Our first birth was traumatic in so many ways. When I blogged about it I had not come to grips with it. It was still very raw and I had not worked through what had happened in my mind or what about it left the deepest scars. I have since found recovery from that experience and blogged about it here.
I’m not going to go into the details of my recovery because I already have but I also don’t think that I can tell my birth story without the experiences that paved the way to what actually happened. So I’ll be posting this separately from my birth story.
I have always been passionate about natural birth and this has always been a life experience that I took for granted that I would experience. After my first birth I was made to feel that I never would experience it. I was told I couldn’t attempt natural birth. There was something about hearing this that affected my view of my femininity and brought on feelings of failure. There’s a prominent woman in my life who strongly advocates for survival of the fittest and now by her theory, for the greater good of society I should be dead. This hurt me. She’s the kind of person who uses her words irresponsibly and it’s foolish of me to let her words into my heart but because of her level of involvement in my life it’s difficult.
I remember seeing someone mention a VBAC group on Facebook and was instantly intrigued. I wasn’t planning on falling pregnant just yet but these women were discussing something I had been told was impossible. I knew in my heart how badly I wanted this even if I didn’t fully understand why at the time. I requested to join and felt so nervous about joining this group of woman who dared defy doctors and very set procedures in South African medical communities. At first I was just intrigued because I was sure I didn’t want another traumatic birth and I still believed that VBACs were irresponsible and dangerous.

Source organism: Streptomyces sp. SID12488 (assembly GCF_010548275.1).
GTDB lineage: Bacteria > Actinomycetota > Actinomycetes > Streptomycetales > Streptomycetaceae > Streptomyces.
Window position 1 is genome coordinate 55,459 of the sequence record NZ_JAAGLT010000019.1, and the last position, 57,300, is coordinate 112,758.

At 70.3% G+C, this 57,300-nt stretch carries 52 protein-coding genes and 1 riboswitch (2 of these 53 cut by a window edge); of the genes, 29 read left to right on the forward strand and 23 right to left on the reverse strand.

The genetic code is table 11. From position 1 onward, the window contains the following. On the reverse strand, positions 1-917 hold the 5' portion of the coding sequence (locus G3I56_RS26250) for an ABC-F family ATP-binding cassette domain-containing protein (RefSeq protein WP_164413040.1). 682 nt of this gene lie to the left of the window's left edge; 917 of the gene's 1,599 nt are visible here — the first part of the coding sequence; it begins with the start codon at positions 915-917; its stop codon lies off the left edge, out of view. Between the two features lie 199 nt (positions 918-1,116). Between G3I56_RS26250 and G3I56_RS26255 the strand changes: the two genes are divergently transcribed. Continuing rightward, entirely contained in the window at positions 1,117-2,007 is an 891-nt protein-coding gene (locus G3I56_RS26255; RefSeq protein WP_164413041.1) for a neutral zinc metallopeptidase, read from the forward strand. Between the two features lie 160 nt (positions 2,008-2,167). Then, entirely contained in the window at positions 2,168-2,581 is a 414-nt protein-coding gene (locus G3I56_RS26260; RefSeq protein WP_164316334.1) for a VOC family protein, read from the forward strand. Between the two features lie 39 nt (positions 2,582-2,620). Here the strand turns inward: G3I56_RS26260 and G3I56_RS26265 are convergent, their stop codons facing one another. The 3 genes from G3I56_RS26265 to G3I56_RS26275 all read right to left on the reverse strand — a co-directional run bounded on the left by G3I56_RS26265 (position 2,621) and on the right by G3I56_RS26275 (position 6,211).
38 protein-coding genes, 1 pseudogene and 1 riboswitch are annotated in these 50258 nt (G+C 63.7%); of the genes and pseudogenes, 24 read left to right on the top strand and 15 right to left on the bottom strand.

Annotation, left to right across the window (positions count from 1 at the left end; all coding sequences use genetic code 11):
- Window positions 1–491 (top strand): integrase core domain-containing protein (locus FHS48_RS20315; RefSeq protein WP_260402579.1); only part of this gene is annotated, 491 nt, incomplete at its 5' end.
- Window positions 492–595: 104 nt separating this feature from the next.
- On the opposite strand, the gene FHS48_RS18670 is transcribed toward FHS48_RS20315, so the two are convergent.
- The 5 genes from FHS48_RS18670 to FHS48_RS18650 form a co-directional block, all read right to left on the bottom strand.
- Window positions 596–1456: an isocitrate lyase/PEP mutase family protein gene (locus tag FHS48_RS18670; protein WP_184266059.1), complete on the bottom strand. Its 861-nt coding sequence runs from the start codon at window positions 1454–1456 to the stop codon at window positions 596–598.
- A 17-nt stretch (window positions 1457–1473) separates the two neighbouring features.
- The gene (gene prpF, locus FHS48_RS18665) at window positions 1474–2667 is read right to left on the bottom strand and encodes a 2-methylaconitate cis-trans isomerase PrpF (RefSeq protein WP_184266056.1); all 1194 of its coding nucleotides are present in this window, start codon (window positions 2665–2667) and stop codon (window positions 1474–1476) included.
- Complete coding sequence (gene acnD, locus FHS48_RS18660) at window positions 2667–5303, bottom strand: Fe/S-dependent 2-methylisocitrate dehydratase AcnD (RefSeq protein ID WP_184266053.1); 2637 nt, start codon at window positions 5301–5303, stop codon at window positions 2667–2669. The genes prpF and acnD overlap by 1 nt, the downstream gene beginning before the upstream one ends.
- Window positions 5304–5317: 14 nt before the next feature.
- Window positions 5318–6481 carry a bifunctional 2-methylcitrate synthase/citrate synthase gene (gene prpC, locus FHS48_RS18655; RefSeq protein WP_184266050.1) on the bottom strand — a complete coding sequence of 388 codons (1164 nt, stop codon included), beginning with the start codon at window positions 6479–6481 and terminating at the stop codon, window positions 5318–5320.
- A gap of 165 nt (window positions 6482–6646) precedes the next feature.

But what amazed me was the medical facts that were being shared. The new research study after new research study that proved that a VBAC was not excessively dangerous nor was it irresponsible. In fact it was a very viable option for many women. Especially the women who’d been fear mongered into unnecessary cesarean sections the first time around. What also became apparent was that cesarean sections were not as safe and simple as women are led to believe. Nor, were the complications that can arise from this birth option, being as freely discussed as natural birth. I’m not going to use this blog post to explain why but these realizations shook me.
These discoveries gave me the power to fight for what I wanted and not just be forced into another possibly unnecessary cesarean section. I didn’t openly discuss this with many people because of the reactions I got. Most people are not willing to consider that it isn’t a dangerous option or that it need not actually be scary and traumatic. That it can be liberating, beautiful and fulfilling. People either got defensive about how necessary their cesarean was (theirs of course definitely wasn’t one of the many births in South African private healthcare that ended in an unnecessary cesarean). Or people told me how brave I was to consider having a VBAC. Why brave when the risks based on scientific research said it was not really more risky than a repeat c (note each subsequent c section becomes more risky) and honestly the media makes birth out to be more scary than it is or need be.
A kind lady who I hardly knew found out about my wish to have a VBAC lent me her hypnobirthing book. I’d heard the term hypnobirthing before but had immediately filed it in my brain as something that sounded like hippie nonsense with no medical basis. Upon reading it I began to realize that it started with the research of a doctor who was perplexed how some women were able to have pain free births. I highly recommend that anyone who is pregnant or planning on having babies look into it. This book shattered my preconceived ideas of what birth is and should look like.
The same kind lady also asked if I had a doula. I told her I desperately wanted one but wasn’t sure we had the budget for one. Also even though I knew from what I had read that a doula would increase my chances of having a VBAC, I still wasn’t completely certain what they actually did and so struggled explaining the need for one to my husband. To this she impressed upon me the importance of finding a doula and I knew then that I would make it happen.
I began researching doulas and from asking at the maternity ward and watching recommendations on Facebook I found Charlene. Everyone said she had a hands on approach, very into creating a good birthing environment and she offers an awesome antenatal class. I convinced hubby to meet with her and it was in this meeting where the extent of his trauma from our previous birth experience became evident to me for the first time. Anyway after meeting with Charlene we signed up for her services as our(please note I say our and not my – I’ll explain more later) doula as well as her antenatal classes. Charlene’s Relax into Birth classes have elements of hypnobirthing in them but are more practical and in line with what I was envisioning.